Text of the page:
Rise in proportion of ethnic minority students
2002/03 Students in Higher Education Institutions released by HESA
A rise in the proportion of students from ethnic minority backgrounds has been recorded at all levels of higher education. The data is revealed in the Higher Education Statistics Agency’s latest publication Students in Higher Education Institutions released today. Figures show that the percentage of first year first degree students1 from non-white backgrounds has increased in the 2002/03 academic year to 17.2 per cent from 16.9 per cent in 2001/02.
When looking at all new entrants to higher education the figure has risen from 14.1 per cent to 14.7 per cent. The table below shows the proportion of non-white first year students at different levels of study.
|Ethnic minority students as a percentage of UK domiciled first year students of known ethnicity|
|Higher degrees (research)||11.5||12.1|
|Higher degrees (taught)||16.9||17.3|
The biggest rises in participation from ethnic minorities were at the other postgraduate and other undergraduate levels, each recording a rise of around 1 per cent.
HESA has also looked at the flows of students between administrations2. 94.7 per cent of full time first degree students domiciled in England stayed in England to study (676,975 of 714,975). In Wales the equivalent figure was 58.5 per cent, Scotland 93.1 per cent and Northern Ireland 70.0 per cent. Students from England and Scotland showed little mobility between administrations in proportionate terms. However, English students did contribute to almost half of Welsh student numbers.
|Full-time first degree UK domiciled students by domicile and region of institution 2002/03|
|Region of institution|
|Region of domicile||London||England
|England (other regions)||47220||502595||549815||22320||12060||175||584365|
|Channel Islands and Isle of Man||235||2335||2575||115||125||5||2815|
Within England the flows into (47,220) and out of (49,045) London were close to balance in absolute terms, which means that there was proportionately much more mobility out of London to the rest of England (37.6 per cent) than in the reverse direction (8.1 per cent).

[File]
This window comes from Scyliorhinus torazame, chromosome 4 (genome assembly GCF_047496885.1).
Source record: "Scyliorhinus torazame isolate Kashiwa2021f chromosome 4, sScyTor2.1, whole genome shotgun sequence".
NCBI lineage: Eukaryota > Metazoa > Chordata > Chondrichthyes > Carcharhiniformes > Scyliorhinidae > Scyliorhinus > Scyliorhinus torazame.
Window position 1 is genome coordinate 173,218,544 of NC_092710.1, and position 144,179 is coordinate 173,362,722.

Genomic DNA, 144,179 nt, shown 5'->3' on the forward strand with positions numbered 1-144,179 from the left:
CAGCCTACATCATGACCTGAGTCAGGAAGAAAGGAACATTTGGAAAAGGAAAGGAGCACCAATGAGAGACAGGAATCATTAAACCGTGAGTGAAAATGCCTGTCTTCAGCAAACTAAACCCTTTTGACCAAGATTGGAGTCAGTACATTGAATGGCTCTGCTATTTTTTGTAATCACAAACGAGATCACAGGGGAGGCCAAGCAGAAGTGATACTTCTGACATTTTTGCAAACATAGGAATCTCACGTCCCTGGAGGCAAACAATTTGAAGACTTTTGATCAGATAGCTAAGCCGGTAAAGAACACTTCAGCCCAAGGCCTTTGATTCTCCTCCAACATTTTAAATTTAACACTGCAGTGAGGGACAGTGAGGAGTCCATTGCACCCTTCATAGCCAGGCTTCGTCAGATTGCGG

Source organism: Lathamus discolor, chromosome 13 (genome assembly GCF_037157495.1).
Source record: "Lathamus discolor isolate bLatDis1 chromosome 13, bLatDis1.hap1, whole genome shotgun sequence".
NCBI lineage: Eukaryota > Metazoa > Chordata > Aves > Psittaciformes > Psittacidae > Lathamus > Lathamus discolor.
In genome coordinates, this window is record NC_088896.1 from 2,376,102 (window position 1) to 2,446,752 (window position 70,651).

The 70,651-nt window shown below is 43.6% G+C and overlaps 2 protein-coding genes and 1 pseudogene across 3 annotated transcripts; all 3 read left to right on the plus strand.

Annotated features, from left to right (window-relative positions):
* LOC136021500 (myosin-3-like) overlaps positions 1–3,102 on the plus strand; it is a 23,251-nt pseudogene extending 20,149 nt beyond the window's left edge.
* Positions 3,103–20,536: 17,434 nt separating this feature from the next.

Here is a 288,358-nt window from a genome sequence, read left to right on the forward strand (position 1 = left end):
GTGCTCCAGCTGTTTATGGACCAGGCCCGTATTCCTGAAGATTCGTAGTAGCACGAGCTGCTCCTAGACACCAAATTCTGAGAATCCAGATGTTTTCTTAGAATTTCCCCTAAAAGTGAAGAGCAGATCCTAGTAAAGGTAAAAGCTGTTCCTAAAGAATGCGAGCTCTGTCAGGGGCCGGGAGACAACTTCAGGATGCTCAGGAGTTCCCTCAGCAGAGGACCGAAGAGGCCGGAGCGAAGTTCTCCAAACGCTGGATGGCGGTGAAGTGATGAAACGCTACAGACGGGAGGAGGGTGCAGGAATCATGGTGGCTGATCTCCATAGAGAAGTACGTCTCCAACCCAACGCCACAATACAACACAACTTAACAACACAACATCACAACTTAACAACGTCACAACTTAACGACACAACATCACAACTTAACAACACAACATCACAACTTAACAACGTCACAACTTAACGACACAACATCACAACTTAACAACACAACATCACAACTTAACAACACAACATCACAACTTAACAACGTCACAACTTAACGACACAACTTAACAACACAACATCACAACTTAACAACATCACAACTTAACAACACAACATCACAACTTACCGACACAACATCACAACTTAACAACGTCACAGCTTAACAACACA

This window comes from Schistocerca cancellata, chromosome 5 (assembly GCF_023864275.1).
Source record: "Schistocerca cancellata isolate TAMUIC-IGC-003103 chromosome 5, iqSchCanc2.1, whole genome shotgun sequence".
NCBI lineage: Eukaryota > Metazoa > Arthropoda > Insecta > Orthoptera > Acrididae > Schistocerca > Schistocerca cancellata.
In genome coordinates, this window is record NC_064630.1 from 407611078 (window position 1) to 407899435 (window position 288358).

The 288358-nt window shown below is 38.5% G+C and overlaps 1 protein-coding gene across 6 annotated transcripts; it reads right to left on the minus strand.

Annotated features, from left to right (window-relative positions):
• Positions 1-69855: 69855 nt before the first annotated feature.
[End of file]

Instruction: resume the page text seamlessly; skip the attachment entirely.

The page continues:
Notes for editors
- Ethnicity data is based on students of UK domicile only. All calculations have been based on students whose ethnicity is known i.e. unknowns have been excluded. In 2002/03 ethnicity is known for 90 per cent of UK domiciled first year undergraduates and 87.4 per cent of UK domiciled first year postgraduates.
- Data on student flows between administrations for postgraduate students should be interpreted with caution because the domicile will often reflect the location of undergraduate study rather than the original ‘domestic’ domicile. Part-time students display little mobility. Therefore data within this press release is focussed on full-time first degree students.
- Students in Higher Education Institutions 2002/03 is an annual publication published by HESA. This year this product has been produced as a CD-ROM containg a wide range of data in a series of detailed tables with many tabulated by institution. The CD-ROM is also accompanied by a printed reference volume containing summary tables of the CD-ROM data. The product is available to the public from HESA Customer Services, telephone 01242 211155 for more information.
- HESA also provides an Information Provision service for tailor-made data enquiries. Telephone 01242 211133 for more information
- HESA is the central source for higher education statistics. HESA was set-up in 1993 following a Government White Paper ‘Higher Education: A New framework’, which called for more coherence in higher education statistics.
- Press enquiries should be directed to Press Officer at HESA, 95 Promenade, Cheltenham, GL50 1HZ; telephone: 01242 211133.